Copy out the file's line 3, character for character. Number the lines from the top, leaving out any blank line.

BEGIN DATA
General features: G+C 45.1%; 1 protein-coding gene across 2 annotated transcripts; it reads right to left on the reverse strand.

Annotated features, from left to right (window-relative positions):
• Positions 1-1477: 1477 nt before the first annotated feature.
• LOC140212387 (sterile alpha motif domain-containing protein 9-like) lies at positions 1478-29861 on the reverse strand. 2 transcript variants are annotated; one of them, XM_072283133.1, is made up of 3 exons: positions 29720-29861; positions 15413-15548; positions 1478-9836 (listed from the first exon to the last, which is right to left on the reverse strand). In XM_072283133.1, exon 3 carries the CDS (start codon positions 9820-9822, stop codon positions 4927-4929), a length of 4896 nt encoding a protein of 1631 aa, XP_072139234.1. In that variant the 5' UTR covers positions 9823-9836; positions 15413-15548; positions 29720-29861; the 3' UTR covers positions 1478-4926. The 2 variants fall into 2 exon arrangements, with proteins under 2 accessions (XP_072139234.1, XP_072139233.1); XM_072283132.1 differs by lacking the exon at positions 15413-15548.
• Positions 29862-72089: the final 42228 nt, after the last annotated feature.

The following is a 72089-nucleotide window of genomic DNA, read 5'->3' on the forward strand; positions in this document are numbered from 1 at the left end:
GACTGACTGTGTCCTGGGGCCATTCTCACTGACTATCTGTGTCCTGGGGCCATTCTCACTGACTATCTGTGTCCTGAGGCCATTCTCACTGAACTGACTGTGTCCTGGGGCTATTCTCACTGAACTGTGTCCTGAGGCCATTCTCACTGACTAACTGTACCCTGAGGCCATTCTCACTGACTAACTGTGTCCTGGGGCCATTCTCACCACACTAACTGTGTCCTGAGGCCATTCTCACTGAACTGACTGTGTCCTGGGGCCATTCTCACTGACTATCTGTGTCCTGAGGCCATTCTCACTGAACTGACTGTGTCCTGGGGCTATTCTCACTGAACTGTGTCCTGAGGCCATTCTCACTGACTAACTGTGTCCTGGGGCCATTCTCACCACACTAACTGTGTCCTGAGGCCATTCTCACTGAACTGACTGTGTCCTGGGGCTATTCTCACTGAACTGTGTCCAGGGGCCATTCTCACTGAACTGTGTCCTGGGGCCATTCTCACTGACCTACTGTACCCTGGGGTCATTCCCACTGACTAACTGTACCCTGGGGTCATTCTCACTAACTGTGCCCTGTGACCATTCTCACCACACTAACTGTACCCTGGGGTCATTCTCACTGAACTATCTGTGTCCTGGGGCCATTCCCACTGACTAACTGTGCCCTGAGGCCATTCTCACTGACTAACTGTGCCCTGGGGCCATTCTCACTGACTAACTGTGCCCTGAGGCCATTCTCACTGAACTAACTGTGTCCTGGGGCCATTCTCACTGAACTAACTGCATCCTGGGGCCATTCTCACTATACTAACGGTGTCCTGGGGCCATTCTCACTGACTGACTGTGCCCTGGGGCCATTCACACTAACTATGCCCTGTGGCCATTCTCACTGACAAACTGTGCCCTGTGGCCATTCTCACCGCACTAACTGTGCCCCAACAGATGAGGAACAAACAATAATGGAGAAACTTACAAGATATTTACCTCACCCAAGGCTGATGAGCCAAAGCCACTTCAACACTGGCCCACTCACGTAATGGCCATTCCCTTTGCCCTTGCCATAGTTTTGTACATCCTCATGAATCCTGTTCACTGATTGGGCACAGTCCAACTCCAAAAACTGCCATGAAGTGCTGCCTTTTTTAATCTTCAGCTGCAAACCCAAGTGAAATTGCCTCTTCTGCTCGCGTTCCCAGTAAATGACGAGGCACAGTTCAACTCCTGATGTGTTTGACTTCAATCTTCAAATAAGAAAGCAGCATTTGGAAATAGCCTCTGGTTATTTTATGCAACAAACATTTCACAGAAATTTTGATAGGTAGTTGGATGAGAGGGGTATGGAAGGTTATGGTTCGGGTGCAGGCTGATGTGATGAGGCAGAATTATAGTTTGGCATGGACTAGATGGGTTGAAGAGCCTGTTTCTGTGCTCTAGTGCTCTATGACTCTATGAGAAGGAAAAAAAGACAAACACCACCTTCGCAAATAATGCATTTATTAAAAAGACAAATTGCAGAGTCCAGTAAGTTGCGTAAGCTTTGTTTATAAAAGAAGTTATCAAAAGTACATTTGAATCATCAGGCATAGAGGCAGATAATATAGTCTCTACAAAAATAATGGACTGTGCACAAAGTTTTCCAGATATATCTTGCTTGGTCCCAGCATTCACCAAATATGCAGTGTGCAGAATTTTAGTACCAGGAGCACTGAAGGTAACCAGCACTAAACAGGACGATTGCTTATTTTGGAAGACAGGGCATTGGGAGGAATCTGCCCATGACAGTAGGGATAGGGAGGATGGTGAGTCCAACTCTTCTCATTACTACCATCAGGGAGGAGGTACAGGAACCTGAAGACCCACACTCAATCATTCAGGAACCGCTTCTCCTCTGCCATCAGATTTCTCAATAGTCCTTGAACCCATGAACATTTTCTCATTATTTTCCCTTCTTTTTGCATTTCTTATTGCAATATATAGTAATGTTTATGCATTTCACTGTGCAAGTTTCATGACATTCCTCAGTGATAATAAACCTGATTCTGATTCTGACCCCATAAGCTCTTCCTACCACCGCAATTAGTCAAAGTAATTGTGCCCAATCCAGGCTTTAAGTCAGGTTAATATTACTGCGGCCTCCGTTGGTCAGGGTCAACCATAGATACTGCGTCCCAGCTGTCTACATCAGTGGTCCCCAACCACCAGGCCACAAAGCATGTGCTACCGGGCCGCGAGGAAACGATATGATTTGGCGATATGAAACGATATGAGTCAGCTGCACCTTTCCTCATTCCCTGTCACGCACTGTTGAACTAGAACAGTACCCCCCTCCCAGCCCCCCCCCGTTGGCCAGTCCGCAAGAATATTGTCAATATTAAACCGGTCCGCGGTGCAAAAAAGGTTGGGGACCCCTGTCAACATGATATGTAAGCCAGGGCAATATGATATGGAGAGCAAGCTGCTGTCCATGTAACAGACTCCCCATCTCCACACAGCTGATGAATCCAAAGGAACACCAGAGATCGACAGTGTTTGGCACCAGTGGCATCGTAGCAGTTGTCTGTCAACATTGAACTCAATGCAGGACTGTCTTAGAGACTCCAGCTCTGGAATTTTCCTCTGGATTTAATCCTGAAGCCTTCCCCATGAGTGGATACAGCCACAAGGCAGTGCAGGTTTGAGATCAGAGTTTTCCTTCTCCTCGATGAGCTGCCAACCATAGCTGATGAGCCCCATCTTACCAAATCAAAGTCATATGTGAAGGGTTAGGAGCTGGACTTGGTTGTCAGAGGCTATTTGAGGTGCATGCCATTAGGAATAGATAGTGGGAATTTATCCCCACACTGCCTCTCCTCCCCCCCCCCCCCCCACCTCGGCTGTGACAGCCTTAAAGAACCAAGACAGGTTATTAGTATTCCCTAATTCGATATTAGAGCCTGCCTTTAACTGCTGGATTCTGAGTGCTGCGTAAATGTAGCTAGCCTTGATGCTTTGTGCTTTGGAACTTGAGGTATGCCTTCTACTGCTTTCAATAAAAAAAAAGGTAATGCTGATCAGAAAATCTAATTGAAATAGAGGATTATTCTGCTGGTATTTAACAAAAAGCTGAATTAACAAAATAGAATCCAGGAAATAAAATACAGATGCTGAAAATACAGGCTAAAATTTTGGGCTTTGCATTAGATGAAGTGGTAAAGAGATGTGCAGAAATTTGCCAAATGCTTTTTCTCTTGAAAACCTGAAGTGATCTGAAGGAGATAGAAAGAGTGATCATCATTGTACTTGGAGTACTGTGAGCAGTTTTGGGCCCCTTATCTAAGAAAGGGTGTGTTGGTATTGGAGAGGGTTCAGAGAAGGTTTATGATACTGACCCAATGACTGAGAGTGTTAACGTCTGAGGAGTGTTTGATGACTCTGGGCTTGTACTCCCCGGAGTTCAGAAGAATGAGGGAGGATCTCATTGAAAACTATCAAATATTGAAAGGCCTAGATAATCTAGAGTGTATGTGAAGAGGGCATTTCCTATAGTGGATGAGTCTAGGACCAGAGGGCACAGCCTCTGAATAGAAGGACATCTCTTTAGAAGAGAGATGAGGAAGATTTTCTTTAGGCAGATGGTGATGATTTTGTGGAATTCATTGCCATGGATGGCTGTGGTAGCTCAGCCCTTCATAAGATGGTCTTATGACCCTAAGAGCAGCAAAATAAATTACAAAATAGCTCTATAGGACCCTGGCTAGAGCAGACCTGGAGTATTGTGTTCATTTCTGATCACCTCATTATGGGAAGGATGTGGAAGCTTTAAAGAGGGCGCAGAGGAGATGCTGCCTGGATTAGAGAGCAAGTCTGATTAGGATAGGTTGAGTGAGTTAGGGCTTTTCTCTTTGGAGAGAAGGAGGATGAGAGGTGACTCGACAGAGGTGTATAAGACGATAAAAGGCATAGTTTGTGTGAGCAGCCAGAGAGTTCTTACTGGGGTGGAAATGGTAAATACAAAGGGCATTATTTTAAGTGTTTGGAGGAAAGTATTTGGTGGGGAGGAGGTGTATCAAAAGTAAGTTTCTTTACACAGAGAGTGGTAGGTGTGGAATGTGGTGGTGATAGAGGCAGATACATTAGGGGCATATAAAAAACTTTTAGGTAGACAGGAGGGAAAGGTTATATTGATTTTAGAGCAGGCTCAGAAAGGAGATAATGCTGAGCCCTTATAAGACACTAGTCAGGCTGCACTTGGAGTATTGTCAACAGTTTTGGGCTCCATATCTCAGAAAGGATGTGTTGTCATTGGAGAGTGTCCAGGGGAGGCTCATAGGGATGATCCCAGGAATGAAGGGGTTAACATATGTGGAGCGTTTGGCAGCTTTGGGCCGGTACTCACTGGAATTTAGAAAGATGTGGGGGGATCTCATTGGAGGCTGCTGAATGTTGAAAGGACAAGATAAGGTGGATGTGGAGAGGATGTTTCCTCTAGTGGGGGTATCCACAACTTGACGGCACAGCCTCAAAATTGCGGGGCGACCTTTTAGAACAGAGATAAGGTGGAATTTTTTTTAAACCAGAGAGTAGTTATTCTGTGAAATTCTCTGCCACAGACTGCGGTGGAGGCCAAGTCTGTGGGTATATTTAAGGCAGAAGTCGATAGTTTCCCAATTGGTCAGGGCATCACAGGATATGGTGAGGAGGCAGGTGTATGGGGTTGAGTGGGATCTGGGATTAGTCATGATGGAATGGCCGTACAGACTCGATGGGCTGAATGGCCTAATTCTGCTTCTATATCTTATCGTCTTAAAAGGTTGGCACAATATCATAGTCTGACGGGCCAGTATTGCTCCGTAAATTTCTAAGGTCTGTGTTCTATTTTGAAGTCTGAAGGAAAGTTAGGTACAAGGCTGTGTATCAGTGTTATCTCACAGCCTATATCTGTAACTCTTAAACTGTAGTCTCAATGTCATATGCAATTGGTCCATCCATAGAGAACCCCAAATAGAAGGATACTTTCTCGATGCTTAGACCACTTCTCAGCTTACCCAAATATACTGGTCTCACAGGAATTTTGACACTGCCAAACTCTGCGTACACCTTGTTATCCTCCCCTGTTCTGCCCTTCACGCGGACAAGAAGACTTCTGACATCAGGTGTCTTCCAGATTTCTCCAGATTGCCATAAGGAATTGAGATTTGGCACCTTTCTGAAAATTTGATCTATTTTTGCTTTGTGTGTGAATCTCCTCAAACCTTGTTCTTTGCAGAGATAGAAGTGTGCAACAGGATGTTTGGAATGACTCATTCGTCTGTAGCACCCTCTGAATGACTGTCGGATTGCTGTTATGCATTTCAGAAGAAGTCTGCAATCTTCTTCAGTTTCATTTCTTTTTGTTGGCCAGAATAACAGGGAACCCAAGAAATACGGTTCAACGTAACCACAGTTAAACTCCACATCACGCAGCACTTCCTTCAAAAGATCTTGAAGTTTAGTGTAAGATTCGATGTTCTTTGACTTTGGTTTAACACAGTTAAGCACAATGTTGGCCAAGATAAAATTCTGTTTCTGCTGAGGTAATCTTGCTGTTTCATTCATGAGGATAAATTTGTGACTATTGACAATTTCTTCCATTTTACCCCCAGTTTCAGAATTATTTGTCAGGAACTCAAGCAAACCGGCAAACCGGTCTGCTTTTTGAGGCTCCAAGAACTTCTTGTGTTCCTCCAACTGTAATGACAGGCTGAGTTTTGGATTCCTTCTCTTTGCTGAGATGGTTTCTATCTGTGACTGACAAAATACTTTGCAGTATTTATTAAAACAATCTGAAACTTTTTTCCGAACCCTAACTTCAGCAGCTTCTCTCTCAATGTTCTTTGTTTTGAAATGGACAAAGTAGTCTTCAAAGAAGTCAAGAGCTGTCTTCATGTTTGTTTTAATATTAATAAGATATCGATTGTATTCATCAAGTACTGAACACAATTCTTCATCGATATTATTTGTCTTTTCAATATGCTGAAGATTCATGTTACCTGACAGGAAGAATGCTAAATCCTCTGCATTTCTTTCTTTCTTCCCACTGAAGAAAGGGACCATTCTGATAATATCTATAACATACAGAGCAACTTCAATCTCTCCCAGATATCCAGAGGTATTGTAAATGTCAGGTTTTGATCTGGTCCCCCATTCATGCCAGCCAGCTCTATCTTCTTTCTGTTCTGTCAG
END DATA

• Positions 1-1477: 1477 nt before the first annotated feature.